And I don’t know about you, but their music always speaks to me. Whether it is a soft short piece like Who Will Remember, or a lengthy prog metal roller-coaster like Let Go, I feel at home with whatever they come up with. Guess some things are meant to be…
Anyway, if you are a regular follower of the blog, you will know that their previous output has all been discussed here and I like every single second of music. So welcome back guys, and please don’t take 6 years for the next one!
Apparently the fourth album from this London-UK based band and the first to make it to my playlist. According to the press sheet, the band created more shorter and rockier songs for this album.
Lot’s of good things to say about this really. Yes a lot of songs rock, but melodies are never far away. Also a lot of diversity on offer, they do not shy away from calmer, more peaceful parts and arrangements either. Nor hide their progressive nature in songs like the 9 plus minutes of Changeling or album closer Closer.
The lead voice of Mike Morton needed a little getting used to for me, but overall I enjoyed listening!
Since the review pile has become unacceptably long, I had to decide to start writing shorter reviews. I hope that with this (contemporary) change in process, I can finally catch up a bit and work much quicker through the backlog.
The first album presented this way is from 6 piece Swedish band Introitus. The album is called Shadows and I would like to tag it as a neo prog album with a female singer. There are some family relations in the band, with singer Anna being the wife of composer and keyboard player Mats Bender, and their son and daughter are active in the band too.
For me this is a solid prog release, with special mention to keyboards and guitars. The 7 melodic songs range from 4 to 13 minutes, keeping the total playing time just under an hour. The singing of Anna is not bad, but somehow just not my cup of tea. This is of course a matter of personal taste, so you might feel totally different about it.
Fans of modern prog should give it a listen and make up their own mind.
Guitarist Mark Wingfield is no stranger to these pages. And while not everything he does suits me, several of his albums are a pleasure to hear. Sadly, this album with Gary Husband on piano is not one of them.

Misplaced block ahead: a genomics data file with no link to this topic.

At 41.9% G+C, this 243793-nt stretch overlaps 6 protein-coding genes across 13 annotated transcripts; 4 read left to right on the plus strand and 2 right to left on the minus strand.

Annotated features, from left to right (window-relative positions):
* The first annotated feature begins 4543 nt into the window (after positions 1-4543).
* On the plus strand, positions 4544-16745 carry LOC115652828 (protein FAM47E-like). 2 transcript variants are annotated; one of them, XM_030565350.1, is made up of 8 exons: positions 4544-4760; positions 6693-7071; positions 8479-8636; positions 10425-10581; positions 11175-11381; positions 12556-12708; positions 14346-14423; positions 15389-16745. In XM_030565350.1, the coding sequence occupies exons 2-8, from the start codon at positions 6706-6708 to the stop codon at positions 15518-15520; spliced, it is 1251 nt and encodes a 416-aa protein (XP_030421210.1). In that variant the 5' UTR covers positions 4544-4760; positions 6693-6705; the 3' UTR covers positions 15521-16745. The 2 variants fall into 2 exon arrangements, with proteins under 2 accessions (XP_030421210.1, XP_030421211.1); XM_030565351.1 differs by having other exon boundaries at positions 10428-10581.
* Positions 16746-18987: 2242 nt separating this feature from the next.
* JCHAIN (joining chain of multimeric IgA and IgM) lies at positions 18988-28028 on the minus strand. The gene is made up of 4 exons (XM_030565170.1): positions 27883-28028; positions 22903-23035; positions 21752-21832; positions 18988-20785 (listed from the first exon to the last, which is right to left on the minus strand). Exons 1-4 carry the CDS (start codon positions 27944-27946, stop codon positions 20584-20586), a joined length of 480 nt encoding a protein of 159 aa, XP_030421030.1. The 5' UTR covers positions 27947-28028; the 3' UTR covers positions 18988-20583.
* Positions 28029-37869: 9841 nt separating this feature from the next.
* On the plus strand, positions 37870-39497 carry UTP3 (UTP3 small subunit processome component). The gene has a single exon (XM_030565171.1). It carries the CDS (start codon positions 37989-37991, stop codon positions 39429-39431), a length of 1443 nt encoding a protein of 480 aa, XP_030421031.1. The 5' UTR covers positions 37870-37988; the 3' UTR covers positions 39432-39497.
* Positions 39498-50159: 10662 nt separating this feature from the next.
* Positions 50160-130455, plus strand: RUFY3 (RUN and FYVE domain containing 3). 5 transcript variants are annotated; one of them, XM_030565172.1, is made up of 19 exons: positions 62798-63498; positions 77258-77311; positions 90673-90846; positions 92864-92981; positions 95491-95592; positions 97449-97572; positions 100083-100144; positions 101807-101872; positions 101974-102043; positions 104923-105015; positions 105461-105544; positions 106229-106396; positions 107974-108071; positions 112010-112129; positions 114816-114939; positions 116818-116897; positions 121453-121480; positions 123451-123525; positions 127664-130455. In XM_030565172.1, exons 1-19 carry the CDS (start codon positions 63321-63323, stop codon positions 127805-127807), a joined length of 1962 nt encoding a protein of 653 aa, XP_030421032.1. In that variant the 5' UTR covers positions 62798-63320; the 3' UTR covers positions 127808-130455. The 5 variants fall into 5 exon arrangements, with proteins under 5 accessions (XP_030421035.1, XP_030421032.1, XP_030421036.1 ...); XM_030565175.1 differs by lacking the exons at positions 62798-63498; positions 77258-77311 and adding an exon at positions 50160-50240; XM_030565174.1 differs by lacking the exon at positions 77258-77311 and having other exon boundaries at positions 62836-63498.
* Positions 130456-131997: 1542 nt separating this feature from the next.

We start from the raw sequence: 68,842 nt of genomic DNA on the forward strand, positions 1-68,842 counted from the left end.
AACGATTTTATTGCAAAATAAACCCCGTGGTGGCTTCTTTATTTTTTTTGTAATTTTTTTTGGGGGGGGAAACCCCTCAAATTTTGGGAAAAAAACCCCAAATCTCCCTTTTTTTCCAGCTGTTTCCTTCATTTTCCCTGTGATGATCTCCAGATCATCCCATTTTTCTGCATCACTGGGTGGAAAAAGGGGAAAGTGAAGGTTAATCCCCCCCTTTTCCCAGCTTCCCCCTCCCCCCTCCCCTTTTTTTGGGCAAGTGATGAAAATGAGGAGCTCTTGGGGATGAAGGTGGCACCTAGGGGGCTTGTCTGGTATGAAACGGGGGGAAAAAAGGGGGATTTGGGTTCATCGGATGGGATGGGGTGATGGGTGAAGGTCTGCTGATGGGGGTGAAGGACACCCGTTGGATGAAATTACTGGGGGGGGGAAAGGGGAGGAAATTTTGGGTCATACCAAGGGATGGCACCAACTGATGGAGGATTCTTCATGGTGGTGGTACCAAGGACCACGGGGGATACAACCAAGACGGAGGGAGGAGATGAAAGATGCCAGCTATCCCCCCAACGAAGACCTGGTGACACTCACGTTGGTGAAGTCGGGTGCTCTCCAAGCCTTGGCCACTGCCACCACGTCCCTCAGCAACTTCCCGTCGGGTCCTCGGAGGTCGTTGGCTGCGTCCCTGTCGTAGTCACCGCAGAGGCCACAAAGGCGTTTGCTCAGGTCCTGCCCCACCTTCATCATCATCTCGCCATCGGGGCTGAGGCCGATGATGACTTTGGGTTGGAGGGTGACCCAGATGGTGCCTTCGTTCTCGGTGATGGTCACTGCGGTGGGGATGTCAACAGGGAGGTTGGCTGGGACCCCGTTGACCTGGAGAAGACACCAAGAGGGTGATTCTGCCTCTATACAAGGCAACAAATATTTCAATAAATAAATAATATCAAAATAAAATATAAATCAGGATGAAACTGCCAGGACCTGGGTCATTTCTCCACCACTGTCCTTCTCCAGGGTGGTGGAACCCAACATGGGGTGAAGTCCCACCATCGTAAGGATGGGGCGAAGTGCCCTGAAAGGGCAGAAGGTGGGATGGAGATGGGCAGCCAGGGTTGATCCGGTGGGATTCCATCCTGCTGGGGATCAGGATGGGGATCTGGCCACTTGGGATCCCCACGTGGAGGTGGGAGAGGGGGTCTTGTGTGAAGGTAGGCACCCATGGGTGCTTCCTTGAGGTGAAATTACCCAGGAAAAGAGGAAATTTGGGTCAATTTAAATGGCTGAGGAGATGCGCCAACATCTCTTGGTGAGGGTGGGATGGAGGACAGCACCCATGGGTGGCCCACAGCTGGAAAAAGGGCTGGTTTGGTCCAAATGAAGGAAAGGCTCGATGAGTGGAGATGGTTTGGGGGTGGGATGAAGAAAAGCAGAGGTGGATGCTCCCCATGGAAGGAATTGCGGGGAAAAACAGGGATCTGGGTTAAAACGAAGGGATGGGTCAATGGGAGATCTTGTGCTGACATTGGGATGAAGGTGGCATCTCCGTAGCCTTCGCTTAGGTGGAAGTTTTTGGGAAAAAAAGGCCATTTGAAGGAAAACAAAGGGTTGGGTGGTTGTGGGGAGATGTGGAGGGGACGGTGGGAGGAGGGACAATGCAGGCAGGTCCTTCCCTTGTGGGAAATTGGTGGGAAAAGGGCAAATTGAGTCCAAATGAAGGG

The reason for this is simple (at least for me); 3 of the 8 songs (together 39 of the 76 minutes of the CD) are spontaneous improvisations, recorded directly after they finished recording the other 5. And while there is no denying that these guys are very capable musicians, I am having a hard time connecting to this. Maybe I am currently not in the right set of mind or something. For me this is too abstract, too free of form and without structure.
So if that is something you do enjoy, be your own judge. I’ll take a rain check and play a more simple album…
When some of the most technically gifted musicians on the planet form a band, that is both exciting as well as dangerous. And both for the same reason; what music will they come up with? Will it be sick technical overloaded stuff, or will they present us with great songs…
Well, in case of Govan Guthrie (guitar), Bryan Beller (bass) and Marco Minneman (drums), we do not need to worry! Everyone who is already familiar with them, knows what they are capable of. These guys have nothing to prove so just go about delivering real songs. That will also always showcase their incredible skills. Whoever wrote a song, together they make sure it is a song, and not one technical exercise after another.
And whatever style they choose to incorporate, they do it well and with an audible pleasure. So whether it is flamenco, blues, metal, prog, country, shred, rock, pop, you name it, they play it somewhere. And they can be gentle and modest too. Their level of amusement also goes beyond the musical, as the artwork shows they do not take themselves all too serious 😉
The result is a very entertaining instrumental album that keeps you interested along the ride. Along every time you play it. So for all the people who think only a vocal band can be worth listening to, these c(r)ats will prove you wrong. Brilliant.